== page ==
Quality in the sense of “show quality” is determined by many factors including the dog’s health, physical condition, ability to move and appearance. Breeders breeding show stock are trying to produce animals that closely resemble the description of perfection described in the breed standard. Many people breed their dogs with no concern for the qualitative demands of the breed standard. When this occurs repeatedly over several generations, the animals, while still pure-bred, can be of extremely low quality.

What Records must be kept:

All required records must be made immediately when dog is acquired and delivered, and at time of mating, whelping or death. Records must be kept on forms devoted to that exclusive purpose and must be consecutive, accurate, up-to-date and maintained for at least five (5) years after the dog has died, has been sold or has been given away.

Records to be kept by owners and breeders.

  1. The owner (and the lessee if a dog is leased) shall keep a record of each dog owned (or leased) which will show: Breed Registered name and number (or litter number if not registered) Sex, color and markings Date of birth Names and numbers of sire and dam Name of breeder Name and address of person from whom directly acquired Date of acquisition Date and duration of lease, if any in addition, the owner (or lessee, if dog is leased at that time) shall keep the following breeding records:
  2. Whenever dog is mated to another dog: Date and place of mating Names of persons handling mating Registered name and number of dog to which mated Name and address of its owner
  3. and (if a female) when resulting litter is whelped: Date of whelping Number of puppies whelped by sex and by color and markings Litter registration number Date of sale, gift or death of each puppy so described Name and address of person acquiring each puppy so described Kinds of papers and date supplied Registered name and number of each puppy registered by breeder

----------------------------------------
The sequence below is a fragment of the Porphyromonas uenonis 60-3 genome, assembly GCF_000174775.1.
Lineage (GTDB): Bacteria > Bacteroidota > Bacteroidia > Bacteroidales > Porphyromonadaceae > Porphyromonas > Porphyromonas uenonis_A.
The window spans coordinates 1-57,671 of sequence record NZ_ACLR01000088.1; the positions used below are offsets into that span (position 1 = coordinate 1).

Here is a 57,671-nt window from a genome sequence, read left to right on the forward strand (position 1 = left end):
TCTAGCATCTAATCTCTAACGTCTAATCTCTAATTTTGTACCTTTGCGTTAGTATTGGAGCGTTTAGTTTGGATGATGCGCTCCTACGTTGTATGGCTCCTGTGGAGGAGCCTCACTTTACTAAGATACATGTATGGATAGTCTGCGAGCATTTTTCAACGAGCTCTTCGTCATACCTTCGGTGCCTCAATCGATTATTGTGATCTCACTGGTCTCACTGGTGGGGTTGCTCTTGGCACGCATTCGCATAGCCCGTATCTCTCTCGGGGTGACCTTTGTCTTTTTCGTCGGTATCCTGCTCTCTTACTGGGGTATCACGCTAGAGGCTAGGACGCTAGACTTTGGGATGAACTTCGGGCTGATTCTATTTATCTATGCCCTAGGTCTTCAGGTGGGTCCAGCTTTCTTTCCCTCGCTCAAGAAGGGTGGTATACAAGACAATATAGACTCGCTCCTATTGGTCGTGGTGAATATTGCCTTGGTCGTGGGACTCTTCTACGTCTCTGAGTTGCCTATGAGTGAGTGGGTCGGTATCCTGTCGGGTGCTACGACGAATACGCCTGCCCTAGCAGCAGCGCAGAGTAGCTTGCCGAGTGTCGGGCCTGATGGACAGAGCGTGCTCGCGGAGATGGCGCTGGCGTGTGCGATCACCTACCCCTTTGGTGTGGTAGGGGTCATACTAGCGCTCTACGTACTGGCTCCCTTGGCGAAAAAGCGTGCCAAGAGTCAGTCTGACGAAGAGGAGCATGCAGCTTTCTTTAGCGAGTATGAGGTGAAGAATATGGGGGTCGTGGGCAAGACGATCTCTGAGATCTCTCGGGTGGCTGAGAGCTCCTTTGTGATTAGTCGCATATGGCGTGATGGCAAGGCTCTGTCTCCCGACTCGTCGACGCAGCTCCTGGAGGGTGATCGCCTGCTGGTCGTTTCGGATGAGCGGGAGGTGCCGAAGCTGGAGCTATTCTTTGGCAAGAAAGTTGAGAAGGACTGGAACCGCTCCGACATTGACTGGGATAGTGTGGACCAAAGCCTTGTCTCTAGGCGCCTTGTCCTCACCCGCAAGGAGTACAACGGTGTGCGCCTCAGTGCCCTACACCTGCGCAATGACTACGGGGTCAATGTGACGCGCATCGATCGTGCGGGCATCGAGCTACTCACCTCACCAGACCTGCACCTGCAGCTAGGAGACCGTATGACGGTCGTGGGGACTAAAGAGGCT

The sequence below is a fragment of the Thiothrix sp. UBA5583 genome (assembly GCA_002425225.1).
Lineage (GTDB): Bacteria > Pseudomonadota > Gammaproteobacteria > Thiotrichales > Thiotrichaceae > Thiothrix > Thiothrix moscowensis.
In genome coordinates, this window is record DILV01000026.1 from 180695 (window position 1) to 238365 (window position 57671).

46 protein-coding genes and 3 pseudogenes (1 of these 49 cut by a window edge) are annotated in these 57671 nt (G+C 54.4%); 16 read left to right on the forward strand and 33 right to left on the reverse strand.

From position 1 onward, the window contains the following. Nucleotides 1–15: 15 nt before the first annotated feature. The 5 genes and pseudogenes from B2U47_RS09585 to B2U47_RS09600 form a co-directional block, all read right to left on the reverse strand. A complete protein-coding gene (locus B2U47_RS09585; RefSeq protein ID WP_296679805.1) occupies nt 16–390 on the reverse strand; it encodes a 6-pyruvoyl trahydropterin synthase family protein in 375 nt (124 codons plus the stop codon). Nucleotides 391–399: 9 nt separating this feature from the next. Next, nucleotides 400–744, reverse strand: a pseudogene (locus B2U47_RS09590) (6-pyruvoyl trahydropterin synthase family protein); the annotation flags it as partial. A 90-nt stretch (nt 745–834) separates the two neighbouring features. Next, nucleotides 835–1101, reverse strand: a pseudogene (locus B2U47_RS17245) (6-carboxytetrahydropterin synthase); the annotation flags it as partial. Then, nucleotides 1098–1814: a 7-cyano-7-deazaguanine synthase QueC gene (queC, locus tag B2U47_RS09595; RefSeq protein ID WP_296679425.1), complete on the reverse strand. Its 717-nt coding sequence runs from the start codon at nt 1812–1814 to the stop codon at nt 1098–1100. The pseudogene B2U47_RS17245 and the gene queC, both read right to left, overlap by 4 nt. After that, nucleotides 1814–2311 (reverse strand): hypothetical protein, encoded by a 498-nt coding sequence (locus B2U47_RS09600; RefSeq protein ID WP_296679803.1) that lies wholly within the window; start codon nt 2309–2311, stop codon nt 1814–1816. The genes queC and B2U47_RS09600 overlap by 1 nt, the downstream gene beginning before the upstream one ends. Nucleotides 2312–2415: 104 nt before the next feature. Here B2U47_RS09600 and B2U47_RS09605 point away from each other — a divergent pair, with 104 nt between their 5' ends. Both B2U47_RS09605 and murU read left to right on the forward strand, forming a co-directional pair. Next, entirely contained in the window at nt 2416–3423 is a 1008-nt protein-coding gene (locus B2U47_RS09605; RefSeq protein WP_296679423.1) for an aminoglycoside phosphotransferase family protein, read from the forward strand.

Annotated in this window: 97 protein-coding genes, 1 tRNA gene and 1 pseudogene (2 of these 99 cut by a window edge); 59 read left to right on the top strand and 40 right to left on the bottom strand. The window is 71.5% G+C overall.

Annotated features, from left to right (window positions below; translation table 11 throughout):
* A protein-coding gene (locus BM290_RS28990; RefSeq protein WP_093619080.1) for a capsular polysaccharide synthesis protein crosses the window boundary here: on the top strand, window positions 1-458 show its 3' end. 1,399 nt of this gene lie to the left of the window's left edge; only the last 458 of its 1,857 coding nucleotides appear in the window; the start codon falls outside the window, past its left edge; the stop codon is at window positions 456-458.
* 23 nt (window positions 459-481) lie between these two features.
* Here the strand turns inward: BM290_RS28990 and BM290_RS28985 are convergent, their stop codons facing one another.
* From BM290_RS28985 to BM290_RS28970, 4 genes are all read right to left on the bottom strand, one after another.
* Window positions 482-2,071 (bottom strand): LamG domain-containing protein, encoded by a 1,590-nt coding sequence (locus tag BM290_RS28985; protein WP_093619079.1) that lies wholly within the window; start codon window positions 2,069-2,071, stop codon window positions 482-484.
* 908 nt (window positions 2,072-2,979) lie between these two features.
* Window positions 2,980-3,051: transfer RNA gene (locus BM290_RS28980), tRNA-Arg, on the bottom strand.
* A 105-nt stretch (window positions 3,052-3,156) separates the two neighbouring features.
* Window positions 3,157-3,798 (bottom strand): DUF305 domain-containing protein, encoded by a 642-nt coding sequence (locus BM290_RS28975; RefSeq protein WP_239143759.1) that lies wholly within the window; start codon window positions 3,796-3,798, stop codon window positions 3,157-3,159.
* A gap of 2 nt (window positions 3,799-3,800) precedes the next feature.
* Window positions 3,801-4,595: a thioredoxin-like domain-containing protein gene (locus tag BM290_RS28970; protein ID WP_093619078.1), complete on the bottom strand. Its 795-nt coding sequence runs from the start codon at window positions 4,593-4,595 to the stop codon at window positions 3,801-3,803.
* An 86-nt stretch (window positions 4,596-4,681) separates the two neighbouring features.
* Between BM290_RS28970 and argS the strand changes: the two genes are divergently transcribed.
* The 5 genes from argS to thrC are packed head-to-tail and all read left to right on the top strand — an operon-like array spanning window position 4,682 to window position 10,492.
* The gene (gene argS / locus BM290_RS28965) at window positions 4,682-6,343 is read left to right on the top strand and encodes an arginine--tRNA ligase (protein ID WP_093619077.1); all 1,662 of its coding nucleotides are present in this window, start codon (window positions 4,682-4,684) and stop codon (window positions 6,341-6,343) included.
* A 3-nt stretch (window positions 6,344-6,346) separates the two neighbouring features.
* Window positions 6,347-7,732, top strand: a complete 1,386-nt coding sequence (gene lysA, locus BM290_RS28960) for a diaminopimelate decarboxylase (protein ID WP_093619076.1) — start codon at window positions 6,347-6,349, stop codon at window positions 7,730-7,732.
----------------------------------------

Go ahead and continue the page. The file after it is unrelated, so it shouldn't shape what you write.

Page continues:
If you are leasing a bitch for a litter, a lease agreement must be filled out and filed with the American Kennel Club prior to breeding.

Leasing a Bitch Under the Rules Applying to Registration and Discipline (Chapter 3, Section 1) – “The breeder of a dog is the person who owned the dam of that dog when the dam was bred; except that if the dam was leased at the time of breeding, the breeder is the lessee.”

If a bitch is leased at the time of mating and/or whelping, a Report of Lease of Bitch form must be filed promptly with The American Kennel Club. These forms may be obtained, upon request, from the AKC. If a bitch is leased at the time of mating the breeder of the litter is the lessee. If the bitch is leased at the time of whelping, the lessee is the litter owner and the litter may be registered only by the lessee. Every lease must have a termination date, and both the effective date and the termination date must be entered on the Report of Lease of Bitch form. If a dam is co-owned, all owners must sign the form.

Note: It is important that the owner and lessee should each have a written copy of the complete lease agreement signed by the other party.

One must fill out the litter registration application with the date of birth, number of puppies, sire´s name and registration number, dam´s name and registration number along with the signatures of owner of sire and dam. (or lessee of dam) Then you must send in the appropriate fees.